The Big Moon launch their new album, Walking Like We Do, with intimate gig at Southsea's Pie and Vinyl
When one of your heroes comes knocking, asking if you’d like to support them on tour, you don’t usually say no.
And that was exactly the situation The Big Moon found themselves in when alt-rock legends Pixies invited them on tour last autumn, including a date at London’s Alexandra Palace.
‘That was incredible,’ says bassist Celia Archer. ‘We got an email from their management asking if we’d like to support them and it was like: “Yes, yes!” Whatever else I was doing, I would cancel it.
‘To get to see them play every night was amazing, a total dream come true.
‘It's cool that they chose us out of all the other options they could have, it was a complete honour.’
The indie-rock four-piece are out in the big venues again later this month, supporting Bombay Bicycle Club.
But before then, they are doing a run of their own rather more intimate in-store gigs to plug new album Walking Like We Do, which was released on Friday.
The follow-up to 2017’s Mercury Prize-nominated Love In The 4th Dimension, it sees the band embrace a wider sonic palette, and a more outward-looking worldview.
‘We’re really looking forward to the in-stores, the Pixies tour was September, and apart from one little London show, we haven’t played live this whole time where we’ve been working on promoting the album – it’s been a lot of the other side of being in a band, like putting yourself out on the internet or across the airwaves.
‘It will be quite nice once the album’s actually out and in record shops where people can actually buy it, and we can talk to the people and get that immediate feedback, which is the best part of doing it, before we go out again with Bombay Bicycle Club.’
The band has already played a handful of the new songs out on the road, with Pixies and at some summer festivals, which Celia describes as being ‘exciting, challenging, daunting.
‘But these songs, we really love them and we’re proud of them and we want to be getting them out there and giving them their time to shine.’
The way the songs have been written this time around speaks to a band with more experience under their collective belts.
‘With the last album, we toured the songs for so long before we recorded them, that it was very much like capturing our live sound, whereas this time around it was more of a studio record, so it was thinking about how it would sound as a record first, and then translating into how we would play it live.’
With 4th Dimension receiving such critical acclaim – the album found its way onto several end of year best of lists, as well as the Mercury nomination – did the band feel any pressure with the follow-up?
‘Juliette [Jackson, frontwoman and principal songwriter] doesn't want to think about what people might feel about what she's doing, because otherwise she wouldn’t be able to write anything!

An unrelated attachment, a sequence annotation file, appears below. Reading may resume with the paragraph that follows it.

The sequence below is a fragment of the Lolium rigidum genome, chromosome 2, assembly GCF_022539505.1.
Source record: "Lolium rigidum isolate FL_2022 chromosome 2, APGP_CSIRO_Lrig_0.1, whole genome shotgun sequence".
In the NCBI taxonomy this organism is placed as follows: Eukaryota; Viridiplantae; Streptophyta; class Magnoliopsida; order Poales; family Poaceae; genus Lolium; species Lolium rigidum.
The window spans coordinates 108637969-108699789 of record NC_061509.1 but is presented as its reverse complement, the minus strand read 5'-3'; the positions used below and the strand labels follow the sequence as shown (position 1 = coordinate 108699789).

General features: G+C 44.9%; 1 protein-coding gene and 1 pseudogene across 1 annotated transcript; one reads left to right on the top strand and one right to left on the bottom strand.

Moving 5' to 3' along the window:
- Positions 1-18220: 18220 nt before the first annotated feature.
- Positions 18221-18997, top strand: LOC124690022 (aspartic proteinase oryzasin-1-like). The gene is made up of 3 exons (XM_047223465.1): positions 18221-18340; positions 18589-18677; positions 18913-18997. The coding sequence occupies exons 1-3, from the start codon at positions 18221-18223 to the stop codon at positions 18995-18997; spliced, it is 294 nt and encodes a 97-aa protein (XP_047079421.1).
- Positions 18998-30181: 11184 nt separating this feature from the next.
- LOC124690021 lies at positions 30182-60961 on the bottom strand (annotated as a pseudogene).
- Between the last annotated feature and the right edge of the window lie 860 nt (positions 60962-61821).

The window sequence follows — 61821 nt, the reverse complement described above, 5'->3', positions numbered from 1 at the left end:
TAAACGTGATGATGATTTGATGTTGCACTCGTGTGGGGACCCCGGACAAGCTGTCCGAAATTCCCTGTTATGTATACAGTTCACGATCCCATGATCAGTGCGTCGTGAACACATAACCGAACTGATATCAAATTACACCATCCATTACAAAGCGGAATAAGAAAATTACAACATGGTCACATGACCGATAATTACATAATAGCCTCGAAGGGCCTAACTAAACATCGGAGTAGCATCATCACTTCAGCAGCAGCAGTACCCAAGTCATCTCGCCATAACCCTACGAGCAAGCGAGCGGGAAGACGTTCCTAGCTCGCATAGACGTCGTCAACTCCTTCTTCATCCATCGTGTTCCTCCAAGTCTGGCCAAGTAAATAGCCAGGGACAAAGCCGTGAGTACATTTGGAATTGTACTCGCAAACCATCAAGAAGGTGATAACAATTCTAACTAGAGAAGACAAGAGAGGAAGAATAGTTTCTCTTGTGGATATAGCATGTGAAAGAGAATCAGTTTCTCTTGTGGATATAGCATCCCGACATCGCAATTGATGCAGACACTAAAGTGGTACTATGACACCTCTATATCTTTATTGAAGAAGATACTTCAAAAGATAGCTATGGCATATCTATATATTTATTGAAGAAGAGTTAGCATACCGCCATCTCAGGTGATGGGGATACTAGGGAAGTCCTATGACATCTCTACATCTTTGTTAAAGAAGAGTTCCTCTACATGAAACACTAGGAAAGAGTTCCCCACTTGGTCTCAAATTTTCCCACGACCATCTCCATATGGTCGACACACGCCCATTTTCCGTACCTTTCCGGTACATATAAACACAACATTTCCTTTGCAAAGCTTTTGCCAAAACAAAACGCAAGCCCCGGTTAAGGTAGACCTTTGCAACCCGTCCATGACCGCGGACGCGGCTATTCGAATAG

‘I think in the process of writing this album, she realised that whatever we made it would be a Big Moon song.’
Celia tells how the first attempts to write new material came out sounding very similar to 4th Dimension, so Juliette began experimenting – writing on piano instead of guitar, or writing from different points of view, for example, ‘putting little obstacles in the way.’
Celia adds: ‘It was putting more faith in the songs, because when you're working out stuff for live and you’re in the rehearsal room, it's easy just to put on all the pedals and hit all the cymbals and play really fast, and it's going be really fun because you know that's what people respond to more immediately.
‘But on this one we wanted to go: “Hey, maybe less is more… Maybe you can have a bit more depth to the sound”.
‘Just because something's worked before, you shouldn't be keeping yourself in that box to try and keep people interested.
’As the songwriter, she needs to write about the way she’s feeling and the things that make most sense to her at the time.
‘And whatever comes out of that will hopefully connect with some people!’
The band are no strangers to sending themselves up in their videos (just check out the video for early single Nothing Without You and its rhythmic gym routine), and in the clip for new single Take a Piece they have embraced their inner-’90s boyband.
‘When we made Nothing Without You, we were just starting out and you don’t think about the fact that people might actually see it.
‘It’s slightly different making a video like that now, when some people are definitely going to see it.
‘It was us going: “Right, we wrote a pop song, let’s deal with that by making the boyband video of our dreams”. It’s obviously a huge influence on our music and personalities and style,’ Celia notes with a wry laugh.
‘We made it with a really lovely director and a lovely team and we had a great time pretending we were East17.’
THE BIG MOON
Pie & Vinyl, Southsea
Monday, January 13